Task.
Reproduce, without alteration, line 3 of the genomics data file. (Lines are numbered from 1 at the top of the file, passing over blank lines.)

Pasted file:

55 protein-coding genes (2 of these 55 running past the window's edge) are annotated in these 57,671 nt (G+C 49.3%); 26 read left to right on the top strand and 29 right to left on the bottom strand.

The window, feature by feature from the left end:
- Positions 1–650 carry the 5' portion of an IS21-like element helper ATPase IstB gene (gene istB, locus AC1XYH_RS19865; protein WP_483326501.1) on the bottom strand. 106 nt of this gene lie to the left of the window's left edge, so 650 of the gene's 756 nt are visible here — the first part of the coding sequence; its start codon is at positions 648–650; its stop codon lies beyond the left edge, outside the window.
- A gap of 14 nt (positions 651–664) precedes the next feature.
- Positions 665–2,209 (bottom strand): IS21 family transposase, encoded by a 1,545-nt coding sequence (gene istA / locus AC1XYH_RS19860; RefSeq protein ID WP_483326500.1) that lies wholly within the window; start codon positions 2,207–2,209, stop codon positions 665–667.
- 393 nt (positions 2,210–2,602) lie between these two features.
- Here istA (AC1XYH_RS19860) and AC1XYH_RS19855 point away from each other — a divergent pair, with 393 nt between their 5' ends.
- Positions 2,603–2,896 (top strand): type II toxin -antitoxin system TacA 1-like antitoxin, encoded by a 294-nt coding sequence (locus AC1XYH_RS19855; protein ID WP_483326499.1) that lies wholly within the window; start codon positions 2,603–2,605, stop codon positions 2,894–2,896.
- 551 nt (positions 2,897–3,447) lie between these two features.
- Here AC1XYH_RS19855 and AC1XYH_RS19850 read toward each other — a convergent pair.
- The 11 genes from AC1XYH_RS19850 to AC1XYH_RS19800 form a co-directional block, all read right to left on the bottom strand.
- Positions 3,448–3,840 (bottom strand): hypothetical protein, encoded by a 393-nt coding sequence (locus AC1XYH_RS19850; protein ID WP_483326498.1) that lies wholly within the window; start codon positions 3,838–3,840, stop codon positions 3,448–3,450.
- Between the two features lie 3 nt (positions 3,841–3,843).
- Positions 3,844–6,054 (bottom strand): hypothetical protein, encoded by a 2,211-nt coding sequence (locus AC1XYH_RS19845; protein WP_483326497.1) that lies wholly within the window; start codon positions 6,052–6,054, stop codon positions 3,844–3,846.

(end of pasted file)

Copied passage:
- Positions 1–650 carry the 5' portion of an IS21-like element helper ATPase IstB gene (gene istB, locus AC1XYH_RS19865; protein WP_483326501.1) on the bottom strand. 106 nt of this gene lie to the left of the window's left edge, so 650 of the gene's 756 nt are visible here — the first part of the coding sequence; its start codon is at positions 648–650; its stop codon lies beyond the left edge, outside the window.